Ebbers Gets 25-Year Sentence

By The Associated Press

STRICT SENTENCE: Former WorldCom CEO Bernard Ebbers was sentenced to

25 years in prison -- the toughest term yet in the recent wave of white-collar scandals.

REPORTING DATE: The judge ordered Ebbers, 63, to report to a federal prison -- possibly one in Yazoo City, Miss., near his home -- by Oct. 12. The judge said she'd consider allowing him to remain free while he appeals.

PLEA FOR LENIENCY: Ebbers' lawyer had argued for a lighter sentence, citing a lost history of anonymous charitable donations by Ebbers and friends who wrote letters on his behalf.

Copyright 2005 The Associated Press.

[TELECOM Digest Editor's Note: The British Broadcasting Company also had this same news on their wire this morning. PAT]

Worldcom's ex-boss gets 25 years Prosecutors had called for Mr Ebbers to be given a life sentence.

Former Worldcom boss Bernard Ebbers wept openly as he was sentenced to

25 years in jail for his part in the scandal which brought down the firm. Mr Ebbers was found guilty of fraud and conspiracy in March, following revelations of an $11bn accounting fraud at Worldcom in 2002.

The 63-year-old was also guilty of seven counts of filing false documents.

The sentence was handed down by federal judge Barbara Jones, who earlier this week rejected his bid for a new trial.

The sentence was the toughest yet in a string of corporate scandals in the US.

Mr Ebbers did not address the court. Instead, he wiped his eyes with a white tissue. Meanwhile, Kristie Ebbers, his wife, cried quietly.

The jail term effectively satisfies pleas from prosecutors for a life sentence to be imposed on Mr Ebbers.

Mr Ebbers will begin serving his sentence at a federal prison in Yazoo City, Mississippi, situated close to his home.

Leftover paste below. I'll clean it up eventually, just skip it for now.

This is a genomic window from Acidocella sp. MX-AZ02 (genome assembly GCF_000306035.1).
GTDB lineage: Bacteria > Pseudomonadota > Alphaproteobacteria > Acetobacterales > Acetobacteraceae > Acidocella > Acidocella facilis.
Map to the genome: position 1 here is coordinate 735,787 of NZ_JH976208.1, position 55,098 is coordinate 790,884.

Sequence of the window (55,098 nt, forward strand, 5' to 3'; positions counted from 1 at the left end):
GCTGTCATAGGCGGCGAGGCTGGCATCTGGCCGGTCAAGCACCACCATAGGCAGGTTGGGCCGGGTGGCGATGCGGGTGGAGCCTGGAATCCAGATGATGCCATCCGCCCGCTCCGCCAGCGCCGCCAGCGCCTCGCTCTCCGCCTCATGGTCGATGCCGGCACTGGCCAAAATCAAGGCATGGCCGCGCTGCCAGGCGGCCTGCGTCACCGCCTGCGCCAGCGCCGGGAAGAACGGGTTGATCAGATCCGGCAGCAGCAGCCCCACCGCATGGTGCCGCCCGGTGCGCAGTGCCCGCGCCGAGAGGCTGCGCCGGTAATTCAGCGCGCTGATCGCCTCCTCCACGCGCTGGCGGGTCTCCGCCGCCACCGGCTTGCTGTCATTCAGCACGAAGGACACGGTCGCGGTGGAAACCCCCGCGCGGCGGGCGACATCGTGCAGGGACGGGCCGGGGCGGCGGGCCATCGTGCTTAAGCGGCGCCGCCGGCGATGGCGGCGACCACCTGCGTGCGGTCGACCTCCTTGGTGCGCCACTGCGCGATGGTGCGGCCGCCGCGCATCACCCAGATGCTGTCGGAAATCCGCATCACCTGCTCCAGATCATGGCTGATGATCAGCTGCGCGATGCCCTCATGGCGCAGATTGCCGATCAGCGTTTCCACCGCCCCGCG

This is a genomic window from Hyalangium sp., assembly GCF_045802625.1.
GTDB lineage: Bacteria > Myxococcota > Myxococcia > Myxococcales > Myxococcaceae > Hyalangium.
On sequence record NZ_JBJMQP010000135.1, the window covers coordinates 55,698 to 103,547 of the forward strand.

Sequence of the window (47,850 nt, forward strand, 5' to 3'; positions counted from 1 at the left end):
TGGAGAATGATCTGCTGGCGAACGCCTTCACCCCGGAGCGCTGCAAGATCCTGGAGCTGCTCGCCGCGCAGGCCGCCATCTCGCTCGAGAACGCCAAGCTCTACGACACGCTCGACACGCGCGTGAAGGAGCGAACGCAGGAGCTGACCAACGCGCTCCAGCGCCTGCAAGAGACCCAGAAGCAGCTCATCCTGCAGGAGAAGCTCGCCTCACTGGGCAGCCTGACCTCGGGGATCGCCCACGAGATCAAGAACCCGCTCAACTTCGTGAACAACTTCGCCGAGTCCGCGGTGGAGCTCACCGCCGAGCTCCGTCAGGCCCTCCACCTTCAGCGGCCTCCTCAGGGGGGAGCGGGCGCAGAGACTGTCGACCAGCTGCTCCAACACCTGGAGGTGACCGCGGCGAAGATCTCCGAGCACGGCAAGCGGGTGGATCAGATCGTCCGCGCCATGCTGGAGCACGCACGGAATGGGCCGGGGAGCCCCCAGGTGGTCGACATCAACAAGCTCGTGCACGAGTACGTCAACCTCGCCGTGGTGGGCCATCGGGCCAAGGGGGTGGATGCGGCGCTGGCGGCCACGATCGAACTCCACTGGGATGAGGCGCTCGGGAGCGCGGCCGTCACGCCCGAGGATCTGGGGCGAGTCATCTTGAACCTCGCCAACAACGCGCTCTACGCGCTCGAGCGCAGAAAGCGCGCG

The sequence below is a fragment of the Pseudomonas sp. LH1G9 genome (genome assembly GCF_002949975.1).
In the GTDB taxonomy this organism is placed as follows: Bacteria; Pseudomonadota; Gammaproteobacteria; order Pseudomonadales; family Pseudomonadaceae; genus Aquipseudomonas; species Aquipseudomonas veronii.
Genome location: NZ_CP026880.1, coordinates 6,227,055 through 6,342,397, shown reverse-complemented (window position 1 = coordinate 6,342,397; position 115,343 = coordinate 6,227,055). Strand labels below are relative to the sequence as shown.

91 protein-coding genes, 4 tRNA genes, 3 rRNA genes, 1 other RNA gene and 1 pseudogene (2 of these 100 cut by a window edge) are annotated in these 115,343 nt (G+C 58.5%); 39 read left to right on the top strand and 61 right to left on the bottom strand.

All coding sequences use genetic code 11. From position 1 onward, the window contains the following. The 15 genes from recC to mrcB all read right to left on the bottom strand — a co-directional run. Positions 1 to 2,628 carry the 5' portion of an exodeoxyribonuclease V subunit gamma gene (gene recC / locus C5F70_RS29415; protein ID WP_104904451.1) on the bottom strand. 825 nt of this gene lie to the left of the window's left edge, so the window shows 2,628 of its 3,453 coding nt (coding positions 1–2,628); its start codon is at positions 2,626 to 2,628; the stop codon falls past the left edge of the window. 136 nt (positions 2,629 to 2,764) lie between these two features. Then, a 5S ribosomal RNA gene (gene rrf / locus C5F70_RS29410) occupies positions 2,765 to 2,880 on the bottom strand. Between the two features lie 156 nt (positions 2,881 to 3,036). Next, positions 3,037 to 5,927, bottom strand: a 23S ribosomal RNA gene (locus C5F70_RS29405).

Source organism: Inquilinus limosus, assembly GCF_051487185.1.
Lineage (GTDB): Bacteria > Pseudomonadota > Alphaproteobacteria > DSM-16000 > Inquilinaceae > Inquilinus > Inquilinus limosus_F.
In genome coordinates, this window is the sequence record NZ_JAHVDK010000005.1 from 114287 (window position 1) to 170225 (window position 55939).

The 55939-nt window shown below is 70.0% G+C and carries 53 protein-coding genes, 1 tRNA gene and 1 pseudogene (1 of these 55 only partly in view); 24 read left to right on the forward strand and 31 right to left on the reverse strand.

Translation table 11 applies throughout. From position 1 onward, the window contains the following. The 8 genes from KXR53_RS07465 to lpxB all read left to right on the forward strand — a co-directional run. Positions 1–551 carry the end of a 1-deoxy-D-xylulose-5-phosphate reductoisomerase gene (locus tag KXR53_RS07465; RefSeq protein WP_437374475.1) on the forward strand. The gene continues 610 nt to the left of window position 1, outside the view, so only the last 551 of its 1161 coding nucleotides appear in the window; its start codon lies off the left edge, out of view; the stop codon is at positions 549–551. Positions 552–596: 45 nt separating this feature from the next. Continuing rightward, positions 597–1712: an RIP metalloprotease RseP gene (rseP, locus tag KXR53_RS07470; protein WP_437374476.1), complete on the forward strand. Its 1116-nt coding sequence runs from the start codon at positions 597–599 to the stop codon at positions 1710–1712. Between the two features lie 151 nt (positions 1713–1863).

'Leader' in crime

Defense lawyer Reid Weingarten had called for a more lenient sentence, given Mr Ebbers' heart condition and his involvement in charitable works.

However, Judge Barbara Jones said she did not believe his heart condition was sufficiently serious to warrant a reduced sentence.

A sentence of anything less would not reflect the seriousness of the crime.

Barbara Jones, Federal Judge also rejected his lawyers' contention that the government overstated the losses that investors suffered in the fraud.

And she rejected their contention that Mr Ebbers was not a mastermind of the accounting wrongdoing.

Mr Ebbers "was clearly a leader of criminal activity in this case," the judge said.

"A sentence of anything less would not reflect the seriousness of the crime."

Biggest bankruptcy

Worldcom's collapse was the biggest bankruptcy in US corporate history.

Some 20,000 workers lost their jobs, while shareholders lost about $180bn, when the company filed for bankruptcy protection.

A former Worldcom salesman, Henry J Bruin Jr, told the hearing in Manhattan that the company's collapse had caused him "untold human carnage" and that he had suffered "sheer hell".

Mr Ebbers is the first of six former Worldcom executives and accountants facing sentencing this summer.

The remaining five have already pleaded guilty and agreed to co-operate in the case against their former boss.

On Monday, a judge backed a multi-million dollar settlement under which Mr Ebbers must surrender most of his personal assets, including $5m in cash, to resolve a shareholder lawsuit.

The settlement provides for Mr. Ebbers' wife with about $50,000 of her husband's fortune, and a modest home in Jackson, Mississippi.

Worldcom emerged from bankruptcy last year and is now known as MCI.

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